Diagnosing the trigeminal autonomic cephalalgias

Learn to diagnose the trigeminal autonomic cephalagias—paroxysmal hemicrania, hemicrania continua, and SUNCT.
Last update28th Feb 2021

We’ve already looked at cluster headaches, but there are three other trigeminal autonomic cephalalgias you should be familiar with:

  1. Paroxysmal hemicrania
  2. Hemicrania continua
  3. Short-lasting unilateral neuralgiform headaches with conjunctival injection and tearing (SUNCT)

Similar to cluster headaches, all of the trigeminal autonomic cephalalgias involve moderate to severe unilateral pain of the head or face and have features of autonomic nervous system activation.

Paroxysmal hemicrania

Paroxysmal hemicrania affect females more than males (2:1) and is characterized by frequent, severe, unilateral head pain, usually in the ocular, temporal, and maxillary regions. The pain may also radiate behind the eye and / or into the shoulder and arm on the ipsilateral side. The pain is usually described as boring, throbbing, or stabbing.

Figure 1. The characteristics of pain in paroxysmal hemicrania.

In this headache type, patients may also have trigeminal autonomic symptoms:

  • Conjunctival injection
  • Nasal congestion
  • Periorbital edema
  • Miosis and / or ptosis (not necessary for diagnosis)
  • Agitation or restlessness
Figure 2. Trigeminal autonomic symptoms may be seen in paroxysmal hemicrania.

There will be from 1 to 40 events daily, which may last from 2 to 120 minutes each, and these pain cycles occur in sudden attacks, which can last from one week to a year. Similar to cluster headaches, this syndrome has both episodic and chronic forms.

There are remissions in this disorder, but therapies for cluster headaches have no effect on paroxysmal hemicrania. However, paroxysmal hemicrania is responsive to indomethacin. Other nonsteroidal anti-inflammatory drugs are not effective for these headaches.

Hemicrania continua

Hemicrania continua headaches are unilateral, continuous, and have a mild to moderate intensity. There is a female predominance at a 2:1 ratio. Pain is generally not as severe as other headache types in this group. The pain is described as dull, aching, or pressure. It is ocular, temporal and / or maxillary in location. Events may last for 20 minutes.

Figure 3. The characteristics of pain in hemicrania continua.

Like with other trigeminal autonomic cephalalgias there are autonomic phenomena you should watch for:

  • Ipsilateral lacrimation
  • Ptosis
  • Conjunctival injection
  • Nasal congestion
Figure 4. Trigeminal autonomic symptoms may be seen in hemicrania continua.

Similar to paroxysmal hemicrania, hemicrania continua can be treated with indomethacin.

Short-lasting unilateral neuralgiform headaches with conjunctival injection and tearing (SUNCT)

These headaches are the rarest of the trigeminal autonomic cephalalgias. The pain often affects the region innervated by the ophthalmic division of the trigeminal nerve, but may also occur with radiation into the forehead, temple, nose, cheek, palate, and even the periauricular region and the occiput.

The pain is pricking, piercing, burning, stabbing, or shock-like.

Figure 5. The pain characteristics of short-lasting unilateral neuralgiform headaches with conjunctival injection and tearing (SUNCT).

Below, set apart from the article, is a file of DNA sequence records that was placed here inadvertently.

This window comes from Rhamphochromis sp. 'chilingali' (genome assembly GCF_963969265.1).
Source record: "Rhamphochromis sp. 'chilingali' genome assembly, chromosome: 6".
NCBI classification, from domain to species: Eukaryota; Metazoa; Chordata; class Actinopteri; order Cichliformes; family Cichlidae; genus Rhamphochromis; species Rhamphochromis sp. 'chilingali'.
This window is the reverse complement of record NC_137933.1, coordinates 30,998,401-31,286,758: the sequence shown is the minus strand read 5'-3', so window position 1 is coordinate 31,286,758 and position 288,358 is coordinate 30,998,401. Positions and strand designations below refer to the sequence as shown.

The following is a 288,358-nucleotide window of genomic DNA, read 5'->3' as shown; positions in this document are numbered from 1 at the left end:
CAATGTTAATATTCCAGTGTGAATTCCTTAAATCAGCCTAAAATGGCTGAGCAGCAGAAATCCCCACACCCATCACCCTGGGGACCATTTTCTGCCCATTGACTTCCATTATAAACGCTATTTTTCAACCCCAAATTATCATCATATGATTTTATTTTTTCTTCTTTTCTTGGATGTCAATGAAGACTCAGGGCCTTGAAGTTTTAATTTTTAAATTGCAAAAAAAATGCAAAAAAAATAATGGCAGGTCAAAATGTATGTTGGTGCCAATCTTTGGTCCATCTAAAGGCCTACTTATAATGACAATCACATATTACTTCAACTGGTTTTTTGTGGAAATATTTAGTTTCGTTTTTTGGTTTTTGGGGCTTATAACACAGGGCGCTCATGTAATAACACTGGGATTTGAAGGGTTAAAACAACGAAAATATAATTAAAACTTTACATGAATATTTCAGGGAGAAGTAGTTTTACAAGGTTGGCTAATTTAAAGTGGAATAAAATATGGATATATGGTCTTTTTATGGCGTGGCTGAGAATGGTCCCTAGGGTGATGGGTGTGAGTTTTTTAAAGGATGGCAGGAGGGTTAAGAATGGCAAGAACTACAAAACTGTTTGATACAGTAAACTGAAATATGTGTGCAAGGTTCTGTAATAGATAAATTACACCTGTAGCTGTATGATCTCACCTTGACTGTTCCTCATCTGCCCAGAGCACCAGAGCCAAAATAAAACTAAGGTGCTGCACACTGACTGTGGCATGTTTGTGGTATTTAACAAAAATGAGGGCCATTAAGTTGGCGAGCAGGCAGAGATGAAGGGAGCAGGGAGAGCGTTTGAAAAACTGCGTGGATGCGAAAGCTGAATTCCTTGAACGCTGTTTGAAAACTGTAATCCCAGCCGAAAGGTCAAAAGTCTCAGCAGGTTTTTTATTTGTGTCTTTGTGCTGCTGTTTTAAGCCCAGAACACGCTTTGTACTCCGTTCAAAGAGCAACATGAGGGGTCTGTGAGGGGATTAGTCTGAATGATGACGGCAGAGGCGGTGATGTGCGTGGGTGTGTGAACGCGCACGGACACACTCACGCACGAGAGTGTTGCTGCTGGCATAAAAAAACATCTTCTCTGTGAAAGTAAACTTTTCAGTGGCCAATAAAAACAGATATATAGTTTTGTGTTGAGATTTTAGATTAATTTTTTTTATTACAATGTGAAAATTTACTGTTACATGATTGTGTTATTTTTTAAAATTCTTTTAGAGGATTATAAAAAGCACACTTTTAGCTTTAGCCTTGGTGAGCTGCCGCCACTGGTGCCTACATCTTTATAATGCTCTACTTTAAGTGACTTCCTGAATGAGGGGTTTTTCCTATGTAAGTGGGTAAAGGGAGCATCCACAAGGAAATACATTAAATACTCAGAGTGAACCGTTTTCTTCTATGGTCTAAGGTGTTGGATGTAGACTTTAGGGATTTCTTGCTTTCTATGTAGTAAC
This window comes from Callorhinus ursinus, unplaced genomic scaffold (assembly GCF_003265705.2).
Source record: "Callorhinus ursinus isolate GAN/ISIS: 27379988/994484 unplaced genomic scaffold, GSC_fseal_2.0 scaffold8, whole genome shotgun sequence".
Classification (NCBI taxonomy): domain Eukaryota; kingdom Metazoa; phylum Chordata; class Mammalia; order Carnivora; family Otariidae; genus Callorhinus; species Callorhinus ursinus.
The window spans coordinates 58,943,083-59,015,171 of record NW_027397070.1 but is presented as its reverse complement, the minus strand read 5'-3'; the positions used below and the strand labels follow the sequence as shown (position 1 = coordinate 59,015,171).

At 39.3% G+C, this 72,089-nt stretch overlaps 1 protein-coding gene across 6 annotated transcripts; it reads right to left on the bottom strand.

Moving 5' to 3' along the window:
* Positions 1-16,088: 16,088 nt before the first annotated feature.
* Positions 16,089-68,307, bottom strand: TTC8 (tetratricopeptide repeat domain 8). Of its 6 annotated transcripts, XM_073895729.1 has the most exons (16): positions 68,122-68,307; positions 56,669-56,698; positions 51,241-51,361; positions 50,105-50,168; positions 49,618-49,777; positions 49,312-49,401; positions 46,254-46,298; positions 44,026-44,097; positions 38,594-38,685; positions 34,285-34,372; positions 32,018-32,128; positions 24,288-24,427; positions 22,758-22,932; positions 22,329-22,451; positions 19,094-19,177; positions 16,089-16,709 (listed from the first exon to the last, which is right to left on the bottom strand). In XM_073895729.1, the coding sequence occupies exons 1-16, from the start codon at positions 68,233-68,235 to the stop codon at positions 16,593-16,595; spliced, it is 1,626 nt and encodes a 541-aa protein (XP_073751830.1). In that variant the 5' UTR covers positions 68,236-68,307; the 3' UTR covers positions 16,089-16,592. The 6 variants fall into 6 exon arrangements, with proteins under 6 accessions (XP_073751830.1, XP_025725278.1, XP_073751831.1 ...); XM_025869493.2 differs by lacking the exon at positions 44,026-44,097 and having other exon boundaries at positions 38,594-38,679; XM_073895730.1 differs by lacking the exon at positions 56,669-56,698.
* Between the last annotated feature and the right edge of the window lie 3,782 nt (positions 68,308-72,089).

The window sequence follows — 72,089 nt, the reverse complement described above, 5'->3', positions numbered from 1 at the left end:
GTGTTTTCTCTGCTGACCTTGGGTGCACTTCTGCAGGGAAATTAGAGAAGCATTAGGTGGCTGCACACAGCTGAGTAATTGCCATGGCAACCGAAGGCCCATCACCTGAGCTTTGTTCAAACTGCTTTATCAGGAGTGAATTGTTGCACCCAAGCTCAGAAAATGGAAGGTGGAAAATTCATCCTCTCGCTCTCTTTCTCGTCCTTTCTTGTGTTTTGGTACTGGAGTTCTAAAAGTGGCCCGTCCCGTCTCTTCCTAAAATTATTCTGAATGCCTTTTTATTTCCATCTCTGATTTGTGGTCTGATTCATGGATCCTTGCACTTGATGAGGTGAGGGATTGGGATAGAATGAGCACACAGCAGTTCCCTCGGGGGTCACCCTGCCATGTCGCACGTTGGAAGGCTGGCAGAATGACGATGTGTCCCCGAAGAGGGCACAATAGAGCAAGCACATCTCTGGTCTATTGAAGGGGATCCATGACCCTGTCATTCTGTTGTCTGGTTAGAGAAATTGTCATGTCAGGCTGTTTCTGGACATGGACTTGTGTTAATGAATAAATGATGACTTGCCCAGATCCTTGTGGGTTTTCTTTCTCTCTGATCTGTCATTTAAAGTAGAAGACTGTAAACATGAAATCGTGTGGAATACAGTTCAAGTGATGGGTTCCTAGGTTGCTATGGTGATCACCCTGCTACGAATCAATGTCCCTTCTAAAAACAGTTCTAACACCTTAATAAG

Although not present in all patients with SUNCT, there are four associated trigeminal autonomic dysfunctions you should be aware of:

  • Ipsilateral conjunctival injection
  • Lacrimation
  • Nasal congestion
  • Periorbital edema

The headaches are very brief: pain maximizes very rapidly (in seconds), lasts for 5 to 250 seconds, and recurs multiple times a day.

Symptomatic periods last several days to months, with pain occurring once to 80 times a day, with an average of 30 episodes a day. Many patients say they have a dull pain between episodes.

The cycling of pain paroxysms with remissions is erratic in this disorder.

SUNCT can be episodic, with recurrences over seven days to a year but with pain free periods of at least three months. It is considered to be chronic when remissions last less than three months.

Since the individual episodes of pain are short-lived, treatment is usually focused on prevention. Drugs used include anticonvulsants such as lamotrigine, topiramate, gabapentin, and carbamazepine. Intravenous therapy (IV) lidocaine can abort a severe, frequently occurring event.

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Recommended reading

  • Burish, M. 2018. Cluster headache and other trigeminal autonomic cephalalgias. Continuum (Minneap Minn). 24: 1137–1155. PMID: 30074553
  • Ferguson, LW and Gerwin, R. 2005. Clinical Mastery in the Treatment of Myofascial Pain. Baltimore: Lippincott Williams & Wilkins.
  • Goadsby, PJ. 2012. Trigeminal autonomic cephalalgias. Continuum (Minneap Minn). 18: 883–895. PMID: 22868548
  • Goadsby, PJ and Silberstein, SD. 1997. Headache. Vol 17 of Blue books of practical neurology. Boston: Butterworth-Heinemann.
  • Goadsby, PJ, Silberstein, SD, and Dodick, DW. 2005. Chronic Daily Headache for Clinicians. Hamilton: BC Decker.
  • Rizzoli, P and Mullally, WJ. 2018. Headache. Am J Med. 131: 17–24. PMID: 28939471
  • Silberstein, SD, Lipton, RB, and Goadsby, PJ. 2002. Headache in Clinical Practice. 2nd edition. London: Martin Dunitz.

About the author

Robert Coni, DO EdS
Robert is Neurohospitalist, Medical Director, and Coordinator at the Grand Strand Medical Center, and Clinical Assistant Professor at the University of South Carolina.
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